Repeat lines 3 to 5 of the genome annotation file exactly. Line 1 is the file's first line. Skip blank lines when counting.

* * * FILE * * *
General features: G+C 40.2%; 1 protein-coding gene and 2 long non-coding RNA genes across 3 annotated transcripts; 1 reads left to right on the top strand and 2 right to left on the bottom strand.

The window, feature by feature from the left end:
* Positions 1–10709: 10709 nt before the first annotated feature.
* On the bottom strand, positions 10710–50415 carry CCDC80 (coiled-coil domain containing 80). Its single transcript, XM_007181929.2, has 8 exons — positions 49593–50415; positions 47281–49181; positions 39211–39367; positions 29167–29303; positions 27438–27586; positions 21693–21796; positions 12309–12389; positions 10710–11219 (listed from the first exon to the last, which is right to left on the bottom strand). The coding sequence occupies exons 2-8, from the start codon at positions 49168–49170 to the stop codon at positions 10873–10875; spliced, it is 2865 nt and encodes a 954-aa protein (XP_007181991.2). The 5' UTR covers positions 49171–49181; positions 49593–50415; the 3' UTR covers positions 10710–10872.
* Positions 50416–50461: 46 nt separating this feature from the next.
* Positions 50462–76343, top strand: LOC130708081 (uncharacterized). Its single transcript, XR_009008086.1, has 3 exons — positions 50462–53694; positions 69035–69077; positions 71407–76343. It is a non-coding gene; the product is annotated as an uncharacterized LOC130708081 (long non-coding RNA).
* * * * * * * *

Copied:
* Positions 1–10709: 10709 nt before the first annotated feature.
* On the bottom strand, positions 10710–50415 carry CCDC80 (coiled-coil domain containing 80). Its single transcript, XM_007181929.2, has 8 exons — positions 49593–50415; positions 47281–49181; positions 39211–39367; positions 29167–29303; positions 27438–27586; positions 21693–21796; positions 12309–12389; positions 10710–11219 (listed from the first exon to the last, which is right to left on the bottom strand). The coding sequence occupies exons 2-8, from the start codon at positions 49168–49170 to the stop codon at positions 10873–10875; spliced, it is 2865 nt and encodes a 954-aa protein (XP_007181991.2). The 5' UTR covers positions 49171–49181; positions 49593–50415; the 3' UTR covers positions 10710–10872.
* Positions 50416–50461: 46 nt separating this feature from the next.